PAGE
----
According to the U.S. Department of Labor, 9% of construction workers are women. And according to Cotney Law, only 0.5% of the roofing industry is female. As we continue our Women in the Industry blog series, it would be irresponsible to ignore this disproportionate reality. Being the Membership Chair for the Oklahoma Council of National Women in Roofing and a Business Developer at SFY Solutions For You, Rachel Iverson experiences this division daily. Through her experiences, Rachel has narrowed down the ways to not only embrace but thrive in a male-dominating industry. Join us as she shares how genuine mentorship and respectful work cultures make a difference.
Who in your life do you consider to be a mentor? In most cases, mentorship is not a formal program and it doesn’t even have to be a long-term relationship. Instead, it’s when you have the opportunity to learn from someone with experience in a certain area, or someone who demonstrates the kind of character you would like to have. Mentors do not have to be the same gender as you – that’s good news for women since that would really limit our learning opportunities! It is important for women to have healthy professional relationships with more experienced colleagues, and as long as women are the minority, most of our experienced colleagues are men.
One challenge for women when it comes to mentorship is that learning from a mentor often takes place informally. For guys, this may happen when they all go out for drinks or golfing. When women are a minority, they are more likely to be left out of conversations and relationships that could have helped them advance their careers. One way that men can support women in this industry is simply being mindful of the types of activities and environments where you spend time with your employees or colleagues. The first step is simply to remember to invite your female colleagues! The second, have team events or informal hang-outs in places and at times that both the men and women in your organization will enjoy and be comfortable.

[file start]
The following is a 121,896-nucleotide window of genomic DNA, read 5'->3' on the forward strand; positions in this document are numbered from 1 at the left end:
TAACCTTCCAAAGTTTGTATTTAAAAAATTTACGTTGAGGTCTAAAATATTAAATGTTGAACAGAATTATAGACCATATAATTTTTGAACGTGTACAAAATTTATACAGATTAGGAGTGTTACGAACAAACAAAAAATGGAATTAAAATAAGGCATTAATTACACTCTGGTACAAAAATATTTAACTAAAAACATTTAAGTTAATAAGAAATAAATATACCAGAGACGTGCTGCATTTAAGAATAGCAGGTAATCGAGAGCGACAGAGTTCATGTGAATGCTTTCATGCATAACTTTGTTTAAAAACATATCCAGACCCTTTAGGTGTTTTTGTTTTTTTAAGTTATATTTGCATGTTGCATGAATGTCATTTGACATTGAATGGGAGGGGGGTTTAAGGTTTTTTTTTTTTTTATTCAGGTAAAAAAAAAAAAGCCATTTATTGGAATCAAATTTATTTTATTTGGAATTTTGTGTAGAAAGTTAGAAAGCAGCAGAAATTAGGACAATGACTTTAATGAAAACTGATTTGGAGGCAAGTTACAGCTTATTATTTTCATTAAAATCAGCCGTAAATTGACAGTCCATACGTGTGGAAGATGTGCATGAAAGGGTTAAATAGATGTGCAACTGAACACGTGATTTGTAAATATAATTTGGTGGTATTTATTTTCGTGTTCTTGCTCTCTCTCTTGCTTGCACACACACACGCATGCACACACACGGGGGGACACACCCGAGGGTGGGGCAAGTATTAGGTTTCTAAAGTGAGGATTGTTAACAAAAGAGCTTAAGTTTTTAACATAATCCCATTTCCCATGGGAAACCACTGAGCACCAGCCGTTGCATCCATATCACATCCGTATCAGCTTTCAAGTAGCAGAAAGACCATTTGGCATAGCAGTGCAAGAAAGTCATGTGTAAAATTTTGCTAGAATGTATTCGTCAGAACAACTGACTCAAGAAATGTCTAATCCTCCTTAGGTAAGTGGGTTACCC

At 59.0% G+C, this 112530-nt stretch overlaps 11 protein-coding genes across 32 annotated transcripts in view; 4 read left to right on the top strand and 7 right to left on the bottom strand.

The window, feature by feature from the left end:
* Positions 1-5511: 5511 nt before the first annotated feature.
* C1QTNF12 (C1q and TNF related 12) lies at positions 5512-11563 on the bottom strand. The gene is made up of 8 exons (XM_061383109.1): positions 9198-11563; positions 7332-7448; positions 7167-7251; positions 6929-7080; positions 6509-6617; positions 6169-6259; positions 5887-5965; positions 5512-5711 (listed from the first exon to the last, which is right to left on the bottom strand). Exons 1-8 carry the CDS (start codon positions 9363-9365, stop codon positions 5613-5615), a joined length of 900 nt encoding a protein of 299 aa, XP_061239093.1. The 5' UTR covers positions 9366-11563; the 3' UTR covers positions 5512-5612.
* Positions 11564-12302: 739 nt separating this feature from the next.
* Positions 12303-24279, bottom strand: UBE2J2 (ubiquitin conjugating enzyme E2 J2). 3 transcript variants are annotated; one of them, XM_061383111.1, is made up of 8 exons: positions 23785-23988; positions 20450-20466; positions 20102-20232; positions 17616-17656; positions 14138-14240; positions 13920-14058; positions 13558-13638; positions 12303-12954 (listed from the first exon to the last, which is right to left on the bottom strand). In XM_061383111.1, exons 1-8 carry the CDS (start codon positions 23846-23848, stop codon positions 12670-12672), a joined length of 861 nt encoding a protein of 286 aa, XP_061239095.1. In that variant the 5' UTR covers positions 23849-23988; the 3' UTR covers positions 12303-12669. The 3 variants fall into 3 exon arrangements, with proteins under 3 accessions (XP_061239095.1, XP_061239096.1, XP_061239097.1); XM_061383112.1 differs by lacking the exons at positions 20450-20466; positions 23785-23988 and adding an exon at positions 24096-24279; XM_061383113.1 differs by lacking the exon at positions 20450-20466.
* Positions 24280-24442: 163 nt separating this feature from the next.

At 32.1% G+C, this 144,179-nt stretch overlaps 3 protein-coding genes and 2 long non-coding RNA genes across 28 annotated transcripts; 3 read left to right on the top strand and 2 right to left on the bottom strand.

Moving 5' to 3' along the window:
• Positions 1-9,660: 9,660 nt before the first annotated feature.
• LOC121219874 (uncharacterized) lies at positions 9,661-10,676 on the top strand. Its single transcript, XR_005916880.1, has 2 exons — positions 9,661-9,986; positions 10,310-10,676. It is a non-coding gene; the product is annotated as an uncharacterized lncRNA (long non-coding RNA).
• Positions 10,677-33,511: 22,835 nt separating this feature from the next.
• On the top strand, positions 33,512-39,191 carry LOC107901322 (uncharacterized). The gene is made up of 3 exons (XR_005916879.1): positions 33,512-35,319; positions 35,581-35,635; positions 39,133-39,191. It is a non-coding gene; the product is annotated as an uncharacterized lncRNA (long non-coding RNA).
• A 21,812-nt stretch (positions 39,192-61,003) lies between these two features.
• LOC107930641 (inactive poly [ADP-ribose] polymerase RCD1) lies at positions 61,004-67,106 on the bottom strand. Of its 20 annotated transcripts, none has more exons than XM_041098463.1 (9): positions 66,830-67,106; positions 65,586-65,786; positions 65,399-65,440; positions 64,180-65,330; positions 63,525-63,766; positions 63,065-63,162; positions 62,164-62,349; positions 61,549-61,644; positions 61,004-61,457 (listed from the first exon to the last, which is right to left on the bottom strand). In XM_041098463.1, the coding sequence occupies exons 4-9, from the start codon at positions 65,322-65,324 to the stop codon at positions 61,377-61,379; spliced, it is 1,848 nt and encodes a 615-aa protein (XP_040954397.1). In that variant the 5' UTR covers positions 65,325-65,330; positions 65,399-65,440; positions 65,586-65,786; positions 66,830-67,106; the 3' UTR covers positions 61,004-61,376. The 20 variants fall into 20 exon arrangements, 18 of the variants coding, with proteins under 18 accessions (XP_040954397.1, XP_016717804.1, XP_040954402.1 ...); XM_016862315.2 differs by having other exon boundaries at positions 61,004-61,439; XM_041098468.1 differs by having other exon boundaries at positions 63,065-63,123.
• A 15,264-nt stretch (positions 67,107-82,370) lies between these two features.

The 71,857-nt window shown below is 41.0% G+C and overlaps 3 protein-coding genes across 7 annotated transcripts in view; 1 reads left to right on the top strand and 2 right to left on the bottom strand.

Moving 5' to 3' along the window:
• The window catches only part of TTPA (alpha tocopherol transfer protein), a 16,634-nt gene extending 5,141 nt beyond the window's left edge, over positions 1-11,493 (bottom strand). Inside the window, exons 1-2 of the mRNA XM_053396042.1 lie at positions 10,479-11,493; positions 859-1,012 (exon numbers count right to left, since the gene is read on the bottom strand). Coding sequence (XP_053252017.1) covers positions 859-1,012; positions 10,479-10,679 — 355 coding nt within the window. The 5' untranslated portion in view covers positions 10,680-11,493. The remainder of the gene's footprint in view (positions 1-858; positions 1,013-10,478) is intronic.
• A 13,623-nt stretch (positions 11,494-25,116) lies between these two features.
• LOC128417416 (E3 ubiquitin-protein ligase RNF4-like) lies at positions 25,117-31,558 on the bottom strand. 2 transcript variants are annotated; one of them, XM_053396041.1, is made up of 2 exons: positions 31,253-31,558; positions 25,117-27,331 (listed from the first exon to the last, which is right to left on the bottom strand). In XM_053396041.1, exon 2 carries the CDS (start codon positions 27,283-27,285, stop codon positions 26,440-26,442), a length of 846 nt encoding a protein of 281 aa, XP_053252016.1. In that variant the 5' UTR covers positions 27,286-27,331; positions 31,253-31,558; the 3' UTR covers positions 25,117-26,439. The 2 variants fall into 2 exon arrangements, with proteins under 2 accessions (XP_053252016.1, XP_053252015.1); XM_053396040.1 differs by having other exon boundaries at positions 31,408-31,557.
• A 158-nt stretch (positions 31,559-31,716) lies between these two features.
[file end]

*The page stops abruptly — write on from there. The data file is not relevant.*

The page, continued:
That being said, because women are the minority in this industry, sometimes it’s really nice to have a girlfriend who “gets” you. On days when you feel like you’re swimming against the current, you need friendships that can see you through. I encourage women to check out National Women in Roofing. A big part of the organization’s goal is to connect women in this industry for mentorship and networking. You’re not alone!
Finally, I want to say a couple of quick things about our industry culture. Guys, this is where you really come in. Women are a huge talent pool that employers should be looking at. Is your company a place that will attract qualified female job applicants? When you hire men, what kind of guys does your company culture attract? Is it a culture of respect and professionalism? When I say respect, I’m not talking about opening doors for the ladies or saying “ma’am”. I’m talking about seeing women in general as valued human beings who contribute to your business and community. It is unfortunate that our industry has a reputation for commoditizing and disrespecting women. Negative or belittling attitudes towards women is not something that women can change. Only the men in our industry can do that. This is one reason that National Women in Roofing welcomes men as members — we view our goals as something shared by both men and women. Ultimately, this industry has a lot to gain from the talents of women, so let’s make it an environment and industry culture where women can thrive!
Thank you, Rachel Iverson, for your insight and your undeniable impact in the roofing industry.
Click HERE to view our Women of the Industry blog series!